What's The Point Of Calculus??

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3 hours ago, studiot said:

Yes this is a profound statement and very important in calculus and analysis more generally.

This was why I said that dx on its own is meaningless.

Yes a limit has one numeric value, if the limit exists at all.

But this x can never = 0 statement is not right as it stands. We will come to a proper version in due course.

But first some background, that will become increasing useful as things progress.
Note the author says that Analysis is mostly limis and calculus, but it also includes stuff about functions, sequences and series which are necessary to move on from the algebra of quadratic equations.

You will be please to hear that we don't need the whole apparatus  - That can take a whole semester by itself  -  just some of the bare bones.

So variables. A variable is perhaps the most self evident word in Mathematics. It really does exactly what is says on the tin and no more.
A variable is something that, well varies. More precisely it may take on many different values. And a numeric variable is a variable whose value is numeric.

Your x is a (usually)  numeric variable.

So what values can a variable have  ?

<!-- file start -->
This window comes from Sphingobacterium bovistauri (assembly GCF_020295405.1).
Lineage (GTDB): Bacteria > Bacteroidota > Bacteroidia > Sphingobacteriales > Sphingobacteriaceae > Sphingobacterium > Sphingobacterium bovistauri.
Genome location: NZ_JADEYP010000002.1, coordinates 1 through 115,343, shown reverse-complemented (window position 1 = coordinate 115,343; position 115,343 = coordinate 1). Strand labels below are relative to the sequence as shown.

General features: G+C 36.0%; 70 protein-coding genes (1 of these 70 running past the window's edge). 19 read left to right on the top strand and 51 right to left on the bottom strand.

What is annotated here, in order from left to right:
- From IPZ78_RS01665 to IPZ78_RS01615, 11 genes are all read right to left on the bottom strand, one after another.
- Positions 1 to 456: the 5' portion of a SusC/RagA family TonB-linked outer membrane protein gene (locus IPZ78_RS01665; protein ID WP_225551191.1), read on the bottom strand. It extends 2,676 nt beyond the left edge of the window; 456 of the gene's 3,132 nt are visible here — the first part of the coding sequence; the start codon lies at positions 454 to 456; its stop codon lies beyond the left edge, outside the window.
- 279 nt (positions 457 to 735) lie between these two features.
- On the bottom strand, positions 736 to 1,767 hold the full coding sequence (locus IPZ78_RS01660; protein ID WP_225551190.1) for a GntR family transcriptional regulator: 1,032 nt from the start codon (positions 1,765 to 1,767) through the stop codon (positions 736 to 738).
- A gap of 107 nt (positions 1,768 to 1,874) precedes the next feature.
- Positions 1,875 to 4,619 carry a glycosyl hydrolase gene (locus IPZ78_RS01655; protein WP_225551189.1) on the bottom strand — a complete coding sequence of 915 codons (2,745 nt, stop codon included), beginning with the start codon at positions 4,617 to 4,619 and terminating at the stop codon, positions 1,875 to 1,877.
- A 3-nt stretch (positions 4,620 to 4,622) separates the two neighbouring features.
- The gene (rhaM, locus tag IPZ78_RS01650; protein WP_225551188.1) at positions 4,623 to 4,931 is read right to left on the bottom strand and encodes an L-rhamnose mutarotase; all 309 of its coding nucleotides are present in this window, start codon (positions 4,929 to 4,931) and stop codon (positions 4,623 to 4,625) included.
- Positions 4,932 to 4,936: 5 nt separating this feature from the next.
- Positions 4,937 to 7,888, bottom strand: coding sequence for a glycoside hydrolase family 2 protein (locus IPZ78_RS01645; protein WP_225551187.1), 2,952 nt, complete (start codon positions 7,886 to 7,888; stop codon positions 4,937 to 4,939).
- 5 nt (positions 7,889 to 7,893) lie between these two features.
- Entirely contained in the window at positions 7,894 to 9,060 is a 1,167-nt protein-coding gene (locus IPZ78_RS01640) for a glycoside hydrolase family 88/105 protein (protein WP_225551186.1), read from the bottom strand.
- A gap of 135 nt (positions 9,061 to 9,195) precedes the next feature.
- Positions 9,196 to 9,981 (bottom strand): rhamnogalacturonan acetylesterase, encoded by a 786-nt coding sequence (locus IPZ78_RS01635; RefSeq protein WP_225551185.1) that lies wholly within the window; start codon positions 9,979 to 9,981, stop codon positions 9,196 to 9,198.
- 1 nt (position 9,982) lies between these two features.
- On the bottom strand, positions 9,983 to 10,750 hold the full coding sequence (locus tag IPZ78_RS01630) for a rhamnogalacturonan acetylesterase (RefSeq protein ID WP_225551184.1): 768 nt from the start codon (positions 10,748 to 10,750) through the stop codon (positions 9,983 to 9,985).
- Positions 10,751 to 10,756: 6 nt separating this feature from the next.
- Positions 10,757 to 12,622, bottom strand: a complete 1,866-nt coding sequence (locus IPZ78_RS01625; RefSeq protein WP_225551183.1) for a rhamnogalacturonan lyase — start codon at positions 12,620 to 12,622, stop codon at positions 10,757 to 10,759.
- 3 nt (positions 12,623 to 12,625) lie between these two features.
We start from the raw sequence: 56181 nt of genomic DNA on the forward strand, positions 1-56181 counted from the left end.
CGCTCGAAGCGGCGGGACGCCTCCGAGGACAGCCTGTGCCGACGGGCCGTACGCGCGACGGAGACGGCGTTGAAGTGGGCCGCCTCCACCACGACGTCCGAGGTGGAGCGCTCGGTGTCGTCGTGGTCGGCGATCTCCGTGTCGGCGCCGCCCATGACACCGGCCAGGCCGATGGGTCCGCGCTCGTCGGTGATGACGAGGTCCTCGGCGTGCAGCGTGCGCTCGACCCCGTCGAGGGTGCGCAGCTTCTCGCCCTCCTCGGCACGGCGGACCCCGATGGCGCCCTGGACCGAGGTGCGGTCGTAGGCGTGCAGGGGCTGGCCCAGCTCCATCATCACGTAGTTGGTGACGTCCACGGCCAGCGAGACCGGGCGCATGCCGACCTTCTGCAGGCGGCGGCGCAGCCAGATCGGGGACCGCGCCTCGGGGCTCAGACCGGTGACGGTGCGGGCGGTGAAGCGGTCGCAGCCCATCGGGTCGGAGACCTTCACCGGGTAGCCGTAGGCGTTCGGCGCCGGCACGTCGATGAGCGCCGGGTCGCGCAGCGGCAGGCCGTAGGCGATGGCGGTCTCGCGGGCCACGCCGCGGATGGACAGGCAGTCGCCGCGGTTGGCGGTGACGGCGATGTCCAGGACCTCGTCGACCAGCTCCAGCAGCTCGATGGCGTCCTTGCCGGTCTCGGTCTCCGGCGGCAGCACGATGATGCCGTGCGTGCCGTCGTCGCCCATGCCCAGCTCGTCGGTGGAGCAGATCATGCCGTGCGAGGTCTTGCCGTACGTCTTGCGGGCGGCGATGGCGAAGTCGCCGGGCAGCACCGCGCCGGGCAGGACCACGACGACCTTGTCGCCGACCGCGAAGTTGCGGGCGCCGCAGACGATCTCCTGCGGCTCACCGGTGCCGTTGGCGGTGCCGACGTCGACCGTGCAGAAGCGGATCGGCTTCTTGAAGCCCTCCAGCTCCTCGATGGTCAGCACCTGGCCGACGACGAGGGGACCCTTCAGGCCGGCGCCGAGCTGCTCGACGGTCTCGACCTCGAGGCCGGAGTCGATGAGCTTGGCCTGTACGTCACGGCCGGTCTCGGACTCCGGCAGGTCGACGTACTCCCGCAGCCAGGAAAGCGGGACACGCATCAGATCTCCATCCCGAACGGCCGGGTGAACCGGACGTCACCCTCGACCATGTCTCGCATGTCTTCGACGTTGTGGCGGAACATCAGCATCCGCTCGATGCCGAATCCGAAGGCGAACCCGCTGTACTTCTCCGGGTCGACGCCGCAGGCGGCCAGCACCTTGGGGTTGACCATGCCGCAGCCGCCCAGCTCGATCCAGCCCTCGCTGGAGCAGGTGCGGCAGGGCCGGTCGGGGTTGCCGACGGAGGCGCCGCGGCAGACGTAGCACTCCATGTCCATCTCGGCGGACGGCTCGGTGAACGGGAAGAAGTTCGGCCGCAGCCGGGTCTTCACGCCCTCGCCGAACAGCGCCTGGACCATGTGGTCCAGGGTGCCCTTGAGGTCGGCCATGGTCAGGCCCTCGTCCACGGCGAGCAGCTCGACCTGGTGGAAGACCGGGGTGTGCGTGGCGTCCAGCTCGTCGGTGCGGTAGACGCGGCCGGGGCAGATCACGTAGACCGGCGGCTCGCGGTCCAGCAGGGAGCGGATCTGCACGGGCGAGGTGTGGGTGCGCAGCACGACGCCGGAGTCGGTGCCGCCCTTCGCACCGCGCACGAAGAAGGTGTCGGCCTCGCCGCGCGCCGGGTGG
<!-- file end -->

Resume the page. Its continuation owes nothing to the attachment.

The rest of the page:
Good question, note I may take on, not does take on.
The question is incredibly wide since all we know is that the value of our variable is a number.
So any value between plus and minus infinity will do.

Enter the mathematical function to the rescue.

The main part of a function is a rule or equation or other expression for obtaining (numeric) values.
Other parts limit the actual numbers we are allowed to use. So the square root function excludes all negative numbers.
That still leaves a lot of numbers available.

Since x is a variable, we can expect most functions of x to also be variables.
We put different numbers in and expect to get correspondingly different numbers out.

An exception to this is called the constant function.
You get the same number out, whatever number you put in.

OK numbers in ;  numbers out.

We now have two variables,  x and f(x)

and we can start going places.

I have said f(x) since you have used it.

But I am now going to change to y = f(x), which is using the rule to define the function as most folks do.

So the next thing to understand is that x and y or f(x) are two different types of variable.

x is an independent variable, which means that we can put in any number we are allowed.

y = f(x) is called a / the  dependent variable because its value depends upon the both the number we put into x and the rule which generates y.

Having swallowed and digested all this guff we know enough about variables so are now ready to examine all the types of the 'd' in dx.
'd' is called an operator. An operator performs some process on the variable it operates on  -  in this case the variable x.
This is the reason for changing from f(x) to y. We can operate on y with 'd' to get dy.

We will tackle that next time, but a question of you if I may.

Another person in another forum has asked a very similar question.
Have you any relation to Idon'tknow, elsewhere  ?
I want not mix up answers to each. 3 hours ago, studiot said:

Yes this is a profound statement and very important in calculus and analysis more generally.

This was why I said that dx on its own is meaningless.

Yes a limit has one numeric value, if the limit exists at all.